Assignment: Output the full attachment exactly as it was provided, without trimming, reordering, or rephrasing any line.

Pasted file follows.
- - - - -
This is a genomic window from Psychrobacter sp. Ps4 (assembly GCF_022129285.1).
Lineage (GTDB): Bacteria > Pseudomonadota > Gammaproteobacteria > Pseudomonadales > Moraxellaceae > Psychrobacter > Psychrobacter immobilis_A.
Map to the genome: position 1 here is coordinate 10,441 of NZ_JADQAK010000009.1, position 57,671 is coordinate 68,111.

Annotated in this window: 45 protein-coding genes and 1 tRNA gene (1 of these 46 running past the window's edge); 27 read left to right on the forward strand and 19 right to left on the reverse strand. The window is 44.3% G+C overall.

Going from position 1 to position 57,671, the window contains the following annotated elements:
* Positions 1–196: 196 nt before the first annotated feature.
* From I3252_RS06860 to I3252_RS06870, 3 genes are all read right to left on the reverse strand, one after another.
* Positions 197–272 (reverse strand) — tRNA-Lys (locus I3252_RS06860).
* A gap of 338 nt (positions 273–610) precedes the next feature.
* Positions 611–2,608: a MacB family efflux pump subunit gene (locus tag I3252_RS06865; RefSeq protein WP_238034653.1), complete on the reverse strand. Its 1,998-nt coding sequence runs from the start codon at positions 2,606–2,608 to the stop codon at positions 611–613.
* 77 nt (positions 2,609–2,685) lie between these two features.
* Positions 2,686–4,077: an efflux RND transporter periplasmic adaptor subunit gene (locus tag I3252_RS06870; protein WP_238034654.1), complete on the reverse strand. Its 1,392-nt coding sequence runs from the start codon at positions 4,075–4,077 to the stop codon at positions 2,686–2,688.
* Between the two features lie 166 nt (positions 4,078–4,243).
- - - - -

This is a genomic window from Psychrobacter sp. Ps4 (assembly GCF_022129285.1).
Lineage (GTDB): Bacteria > Pseudomonadota > Gammaproteobacteria > Pseudomonadales > Moraxellaceae > Psychrobacter > Psychrobacter immobilis_A.
Map to the genome: position 1 here is coordinate 10,441 of NZ_JADQAK010000009.1, position 57,671 is coordinate 68,111.

Annotated in this window: 45 protein-coding genes and 1 tRNA gene (1 of these 46 running past the window's edge); 27 read left to right on the forward strand and 19 right to left on the reverse strand. The window is 44.3% G+C overall.

Going from position 1 to position 57,671, the window contains the following annotated elements:
* Positions 1–196: 196 nt before the first annotated feature.
* From I3252_RS06860 to I3252_RS06870, 3 genes are all read right to left on the reverse strand, one after another.
* Positions 197–272 (reverse strand) — tRNA-Lys (locus I3252_RS06860).
* A gap of 338 nt (positions 273–610) precedes the next feature.
* Positions 611–2,608: a MacB family efflux pump subunit gene (locus tag I3252_RS06865; RefSeq protein WP_238034653.1), complete on the reverse strand. Its 1,998-nt coding sequence runs from the start codon at positions 2,606–2,608 to the stop codon at positions 611–613.
* 77 nt (positions 2,609–2,685) lie between these two features.
* Positions 2,686–4,077: an efflux RND transporter periplasmic adaptor subunit gene (locus tag I3252_RS06870; protein WP_238034654.1), complete on the reverse strand. Its 1,392-nt coding sequence runs from the start codon at positions 4,075–4,077 to the stop codon at positions 2,686–2,688.
* Between the two features lie 166 nt (positions 4,078–4,243).